Vaping industry crackdown on underage sales

Vaping companies pledged further action to prevent underage sales in Parliament on 26 February.

E-cigarette companies pledged further action to prevent underage sales in Parliament on 26 February.

The UK Vaping Industry Association (UKVIA), British American Tobacco (BAT) and Juul attended the All-Party Parliamentary Group (APPG) on e-cigarettes event to discuss age restrictions.

The UKVIA launched a new 10-point code of conduct for manufacturers, BAT announced VerifY – an underage sales prevention training programme for retailers, and Juul outlined what it requires of any retailer selling its products.

BAT’s head of external affairs Will Hill spoke to RN ahead of his speech at the event. He said Brexit provided an opportunity to remove excessive regulation on vaping, but warned: “That will only happen if the industry can show that it can be trusted.” 

“We’re asking that retailers work with us, are aware of the age restrictions and that they understand and promote best practice.”

Asked about the event, Juul UK managing director Dan Thompson told RN: “We require every retailer to apply a “Challenge 25” policy. We police this independently through mystery shopping and, where necessary, we cease supply to non-compliant retailers. We have conducted over 2000 mystery shops in the last six months and as a concrete example, we closed nine accounts last week for non-compliance.”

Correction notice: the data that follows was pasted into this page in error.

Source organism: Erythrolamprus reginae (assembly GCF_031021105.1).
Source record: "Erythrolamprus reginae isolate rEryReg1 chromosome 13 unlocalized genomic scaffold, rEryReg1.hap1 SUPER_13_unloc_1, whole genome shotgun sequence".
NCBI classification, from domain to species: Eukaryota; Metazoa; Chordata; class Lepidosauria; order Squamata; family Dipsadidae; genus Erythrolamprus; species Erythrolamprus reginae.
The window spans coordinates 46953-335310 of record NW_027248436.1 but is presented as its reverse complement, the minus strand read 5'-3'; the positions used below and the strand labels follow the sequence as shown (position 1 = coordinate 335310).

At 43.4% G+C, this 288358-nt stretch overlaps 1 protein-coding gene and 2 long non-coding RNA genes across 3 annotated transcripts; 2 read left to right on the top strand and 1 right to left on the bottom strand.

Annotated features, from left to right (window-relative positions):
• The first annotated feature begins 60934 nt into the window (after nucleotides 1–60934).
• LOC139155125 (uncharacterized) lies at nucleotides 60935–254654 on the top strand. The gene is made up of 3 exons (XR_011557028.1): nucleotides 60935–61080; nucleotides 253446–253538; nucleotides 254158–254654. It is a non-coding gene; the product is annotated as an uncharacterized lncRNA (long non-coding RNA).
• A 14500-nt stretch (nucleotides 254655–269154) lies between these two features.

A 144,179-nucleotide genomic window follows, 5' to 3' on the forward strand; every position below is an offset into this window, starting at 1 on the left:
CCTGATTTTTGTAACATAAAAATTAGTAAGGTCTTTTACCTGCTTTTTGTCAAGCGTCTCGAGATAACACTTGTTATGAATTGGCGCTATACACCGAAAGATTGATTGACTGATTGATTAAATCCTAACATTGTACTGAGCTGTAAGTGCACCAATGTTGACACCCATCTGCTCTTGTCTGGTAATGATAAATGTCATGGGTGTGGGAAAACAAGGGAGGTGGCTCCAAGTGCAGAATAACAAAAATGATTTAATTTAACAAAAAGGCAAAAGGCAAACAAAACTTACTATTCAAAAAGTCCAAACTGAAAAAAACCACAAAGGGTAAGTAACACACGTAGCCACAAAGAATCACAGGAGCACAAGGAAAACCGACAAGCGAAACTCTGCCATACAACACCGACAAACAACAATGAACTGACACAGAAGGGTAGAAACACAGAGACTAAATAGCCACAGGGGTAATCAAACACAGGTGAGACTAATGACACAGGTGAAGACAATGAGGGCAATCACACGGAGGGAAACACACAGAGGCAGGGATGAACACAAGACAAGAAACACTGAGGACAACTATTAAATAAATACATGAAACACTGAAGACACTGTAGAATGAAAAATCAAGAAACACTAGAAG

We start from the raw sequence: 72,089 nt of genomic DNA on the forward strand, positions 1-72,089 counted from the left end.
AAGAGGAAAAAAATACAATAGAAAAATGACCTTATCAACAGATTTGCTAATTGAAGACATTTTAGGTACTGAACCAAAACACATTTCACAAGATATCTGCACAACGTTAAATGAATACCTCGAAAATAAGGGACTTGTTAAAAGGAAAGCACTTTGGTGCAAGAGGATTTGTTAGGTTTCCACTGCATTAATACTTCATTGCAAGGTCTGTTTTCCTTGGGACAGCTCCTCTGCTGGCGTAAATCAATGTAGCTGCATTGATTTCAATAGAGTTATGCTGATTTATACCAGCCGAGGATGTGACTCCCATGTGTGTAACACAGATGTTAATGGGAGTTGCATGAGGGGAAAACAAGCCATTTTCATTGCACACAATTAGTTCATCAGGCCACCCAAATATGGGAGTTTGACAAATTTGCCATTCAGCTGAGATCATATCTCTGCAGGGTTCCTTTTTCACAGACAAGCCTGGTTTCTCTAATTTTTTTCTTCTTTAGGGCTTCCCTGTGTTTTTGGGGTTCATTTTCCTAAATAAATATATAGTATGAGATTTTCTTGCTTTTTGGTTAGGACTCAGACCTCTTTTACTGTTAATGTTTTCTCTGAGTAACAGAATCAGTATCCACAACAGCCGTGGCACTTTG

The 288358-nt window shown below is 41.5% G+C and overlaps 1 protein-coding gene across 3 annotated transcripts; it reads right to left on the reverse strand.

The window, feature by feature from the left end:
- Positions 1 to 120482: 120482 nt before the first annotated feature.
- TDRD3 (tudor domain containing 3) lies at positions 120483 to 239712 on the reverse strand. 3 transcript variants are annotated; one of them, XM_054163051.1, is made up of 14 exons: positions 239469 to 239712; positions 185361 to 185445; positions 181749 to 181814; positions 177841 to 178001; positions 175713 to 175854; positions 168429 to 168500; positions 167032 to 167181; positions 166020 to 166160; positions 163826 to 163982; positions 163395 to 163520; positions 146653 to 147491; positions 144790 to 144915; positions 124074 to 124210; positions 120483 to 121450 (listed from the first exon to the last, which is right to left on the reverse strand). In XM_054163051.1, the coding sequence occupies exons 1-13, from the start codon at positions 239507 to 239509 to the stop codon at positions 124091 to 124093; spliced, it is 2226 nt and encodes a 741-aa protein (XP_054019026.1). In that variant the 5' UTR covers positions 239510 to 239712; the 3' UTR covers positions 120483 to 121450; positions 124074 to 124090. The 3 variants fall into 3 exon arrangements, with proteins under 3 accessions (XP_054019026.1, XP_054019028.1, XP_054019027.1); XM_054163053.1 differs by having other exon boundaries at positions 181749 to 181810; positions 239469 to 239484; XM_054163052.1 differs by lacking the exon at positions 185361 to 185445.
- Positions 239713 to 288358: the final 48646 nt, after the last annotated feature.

Conservative MP and APPG chairman Mark Pawsey said suppliers have “a responsibility to prevent young people from having access to these products.” Referring to the UKVIA’s code of conduct he added: “Today the industry has taken an important step in ensuring this is the case.”

Groups including the Medicines and Healthcare Products Regulatory Agency, the Department of Health and Action on Smoking and Health have previously stated they do not believe underage vaping is a widespread issue. However the use of cartoons, trade-mark violating confectionery brands and sweet flavours have caused concern from some experts. Sandra Gidley, chair of the Royal Pharmaceutical Society’s English Pharmacy Board, said previously: “These products are the vaping equivalent of alcopops and clearly designed to hook teenagers into an addiction.”

At the time, the UKVIA defended the use of different flavours as key to converting smokers to healthier vaping options.

Vaping devices, e-liquids and all heat-not-burn devices cannot be sold to customers under the age of 18, regardless of whether they contain nicotine or not, according to experts.

More on vaping: New vaping brands are a match for tobacco giants

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